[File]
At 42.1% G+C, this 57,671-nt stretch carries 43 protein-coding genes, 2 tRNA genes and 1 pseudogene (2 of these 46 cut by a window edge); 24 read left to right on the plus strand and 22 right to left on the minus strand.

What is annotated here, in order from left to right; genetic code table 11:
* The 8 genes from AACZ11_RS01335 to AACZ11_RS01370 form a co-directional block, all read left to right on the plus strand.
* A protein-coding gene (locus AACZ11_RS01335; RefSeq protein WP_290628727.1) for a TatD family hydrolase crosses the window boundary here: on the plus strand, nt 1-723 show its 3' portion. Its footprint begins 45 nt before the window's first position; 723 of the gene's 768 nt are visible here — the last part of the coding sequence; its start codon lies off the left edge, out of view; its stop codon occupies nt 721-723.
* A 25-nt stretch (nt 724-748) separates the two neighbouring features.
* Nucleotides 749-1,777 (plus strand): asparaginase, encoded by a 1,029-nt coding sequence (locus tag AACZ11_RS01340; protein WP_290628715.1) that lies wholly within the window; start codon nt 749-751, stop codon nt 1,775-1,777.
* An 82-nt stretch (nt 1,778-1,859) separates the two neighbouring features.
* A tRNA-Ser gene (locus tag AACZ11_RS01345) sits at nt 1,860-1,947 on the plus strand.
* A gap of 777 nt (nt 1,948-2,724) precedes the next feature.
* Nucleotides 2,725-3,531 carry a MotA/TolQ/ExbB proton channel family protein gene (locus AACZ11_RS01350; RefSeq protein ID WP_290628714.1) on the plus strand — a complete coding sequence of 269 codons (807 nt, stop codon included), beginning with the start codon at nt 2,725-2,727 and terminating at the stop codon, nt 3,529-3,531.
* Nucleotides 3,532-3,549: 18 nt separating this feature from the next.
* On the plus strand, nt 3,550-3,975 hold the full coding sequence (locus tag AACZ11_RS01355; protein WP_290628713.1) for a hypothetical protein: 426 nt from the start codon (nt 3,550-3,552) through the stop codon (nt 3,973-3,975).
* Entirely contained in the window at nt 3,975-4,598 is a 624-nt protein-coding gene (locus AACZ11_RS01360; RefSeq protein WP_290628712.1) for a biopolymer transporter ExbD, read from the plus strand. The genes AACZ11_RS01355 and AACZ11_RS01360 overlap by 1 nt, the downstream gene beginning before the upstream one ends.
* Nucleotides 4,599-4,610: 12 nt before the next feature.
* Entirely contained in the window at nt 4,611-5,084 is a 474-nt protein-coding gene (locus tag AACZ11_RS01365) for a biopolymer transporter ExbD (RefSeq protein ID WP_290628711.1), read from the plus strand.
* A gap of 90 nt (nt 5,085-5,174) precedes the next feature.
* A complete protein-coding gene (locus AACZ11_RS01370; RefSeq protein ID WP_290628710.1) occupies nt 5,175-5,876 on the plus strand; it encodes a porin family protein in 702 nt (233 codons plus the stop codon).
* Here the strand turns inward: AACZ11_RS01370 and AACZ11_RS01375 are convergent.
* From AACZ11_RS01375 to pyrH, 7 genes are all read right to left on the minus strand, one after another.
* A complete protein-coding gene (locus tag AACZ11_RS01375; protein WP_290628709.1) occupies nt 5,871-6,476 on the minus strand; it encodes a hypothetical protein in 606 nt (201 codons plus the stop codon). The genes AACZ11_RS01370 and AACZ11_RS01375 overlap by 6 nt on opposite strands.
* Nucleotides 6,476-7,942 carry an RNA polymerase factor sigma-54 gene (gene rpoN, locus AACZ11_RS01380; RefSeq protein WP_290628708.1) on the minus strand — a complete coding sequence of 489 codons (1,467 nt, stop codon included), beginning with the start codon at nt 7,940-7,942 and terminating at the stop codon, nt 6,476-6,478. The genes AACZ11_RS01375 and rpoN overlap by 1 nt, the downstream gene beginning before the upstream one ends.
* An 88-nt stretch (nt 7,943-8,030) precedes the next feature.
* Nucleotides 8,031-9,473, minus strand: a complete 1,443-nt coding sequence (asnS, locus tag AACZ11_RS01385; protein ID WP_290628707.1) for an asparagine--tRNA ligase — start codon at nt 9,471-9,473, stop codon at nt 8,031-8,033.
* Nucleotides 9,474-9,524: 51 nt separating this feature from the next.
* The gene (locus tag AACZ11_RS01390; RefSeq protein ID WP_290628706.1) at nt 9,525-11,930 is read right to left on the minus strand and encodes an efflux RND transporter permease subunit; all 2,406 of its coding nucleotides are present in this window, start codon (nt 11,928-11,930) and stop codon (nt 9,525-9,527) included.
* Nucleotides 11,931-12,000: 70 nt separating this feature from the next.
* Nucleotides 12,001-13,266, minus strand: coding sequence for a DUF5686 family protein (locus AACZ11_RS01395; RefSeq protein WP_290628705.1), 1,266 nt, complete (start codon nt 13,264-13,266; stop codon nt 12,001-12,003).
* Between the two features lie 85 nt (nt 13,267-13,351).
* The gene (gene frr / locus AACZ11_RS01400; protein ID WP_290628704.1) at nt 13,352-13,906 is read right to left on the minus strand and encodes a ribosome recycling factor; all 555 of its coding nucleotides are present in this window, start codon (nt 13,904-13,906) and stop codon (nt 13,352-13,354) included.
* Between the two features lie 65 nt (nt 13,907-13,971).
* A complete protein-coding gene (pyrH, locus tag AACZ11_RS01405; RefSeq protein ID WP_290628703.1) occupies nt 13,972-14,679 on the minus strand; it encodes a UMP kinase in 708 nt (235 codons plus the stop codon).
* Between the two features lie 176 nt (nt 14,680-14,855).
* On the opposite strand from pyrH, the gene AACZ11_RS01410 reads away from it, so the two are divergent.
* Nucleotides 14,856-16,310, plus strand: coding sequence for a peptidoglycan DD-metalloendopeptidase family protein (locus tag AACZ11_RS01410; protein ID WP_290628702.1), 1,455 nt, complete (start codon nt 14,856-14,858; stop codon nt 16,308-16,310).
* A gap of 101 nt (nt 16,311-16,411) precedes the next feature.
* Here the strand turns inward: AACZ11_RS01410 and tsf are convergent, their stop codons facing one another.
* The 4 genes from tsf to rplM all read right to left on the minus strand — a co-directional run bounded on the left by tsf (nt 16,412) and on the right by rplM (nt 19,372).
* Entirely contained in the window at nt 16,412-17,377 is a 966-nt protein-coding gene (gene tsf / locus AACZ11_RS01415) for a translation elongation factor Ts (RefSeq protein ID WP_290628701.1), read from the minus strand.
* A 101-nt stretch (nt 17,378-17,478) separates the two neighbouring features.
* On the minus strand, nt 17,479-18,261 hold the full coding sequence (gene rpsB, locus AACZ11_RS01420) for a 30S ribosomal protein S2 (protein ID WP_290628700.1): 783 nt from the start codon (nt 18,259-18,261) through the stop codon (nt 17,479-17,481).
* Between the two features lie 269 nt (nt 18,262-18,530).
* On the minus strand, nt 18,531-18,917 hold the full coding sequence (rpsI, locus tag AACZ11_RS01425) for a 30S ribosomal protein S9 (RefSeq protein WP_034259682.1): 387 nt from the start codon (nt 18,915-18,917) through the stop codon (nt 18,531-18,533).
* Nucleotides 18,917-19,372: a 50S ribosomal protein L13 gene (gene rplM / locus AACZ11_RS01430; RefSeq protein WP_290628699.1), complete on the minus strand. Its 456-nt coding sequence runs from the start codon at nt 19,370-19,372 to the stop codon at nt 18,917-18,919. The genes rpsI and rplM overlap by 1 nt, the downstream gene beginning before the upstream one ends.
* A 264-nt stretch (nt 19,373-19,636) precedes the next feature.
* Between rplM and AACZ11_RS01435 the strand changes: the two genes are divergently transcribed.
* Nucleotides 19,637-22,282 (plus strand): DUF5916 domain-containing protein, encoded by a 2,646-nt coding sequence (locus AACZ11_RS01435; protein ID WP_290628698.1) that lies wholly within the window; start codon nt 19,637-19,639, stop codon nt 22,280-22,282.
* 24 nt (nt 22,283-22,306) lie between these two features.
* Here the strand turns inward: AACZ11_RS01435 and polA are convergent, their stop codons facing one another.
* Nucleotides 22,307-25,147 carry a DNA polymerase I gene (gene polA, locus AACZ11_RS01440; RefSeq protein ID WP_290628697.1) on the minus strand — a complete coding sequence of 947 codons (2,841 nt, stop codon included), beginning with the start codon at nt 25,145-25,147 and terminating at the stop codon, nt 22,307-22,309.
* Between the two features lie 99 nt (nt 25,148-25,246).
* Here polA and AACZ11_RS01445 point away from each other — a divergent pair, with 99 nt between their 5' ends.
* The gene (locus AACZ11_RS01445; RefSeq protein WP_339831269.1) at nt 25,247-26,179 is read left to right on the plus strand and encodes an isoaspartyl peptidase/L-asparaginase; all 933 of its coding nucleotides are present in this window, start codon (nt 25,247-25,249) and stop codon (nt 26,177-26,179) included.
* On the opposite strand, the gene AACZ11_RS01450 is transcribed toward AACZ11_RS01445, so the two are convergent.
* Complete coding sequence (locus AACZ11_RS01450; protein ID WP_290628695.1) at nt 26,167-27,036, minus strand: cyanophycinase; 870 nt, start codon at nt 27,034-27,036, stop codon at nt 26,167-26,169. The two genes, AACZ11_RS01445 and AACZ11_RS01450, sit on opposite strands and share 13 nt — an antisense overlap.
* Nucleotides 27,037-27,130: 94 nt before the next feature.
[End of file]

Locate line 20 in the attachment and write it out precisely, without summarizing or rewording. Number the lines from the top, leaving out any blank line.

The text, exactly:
* A complete protein-coding gene (locus tag AACZ11_RS01375; protein WP_290628709.1) occupies nt 5,871-6,476 on the minus strand; it encodes a hypothetical protein in 606 nt (201 codons plus the stop codon). The genes AACZ11_RS01370 and AACZ11_RS01375 overlap by 6 nt on opposite strands.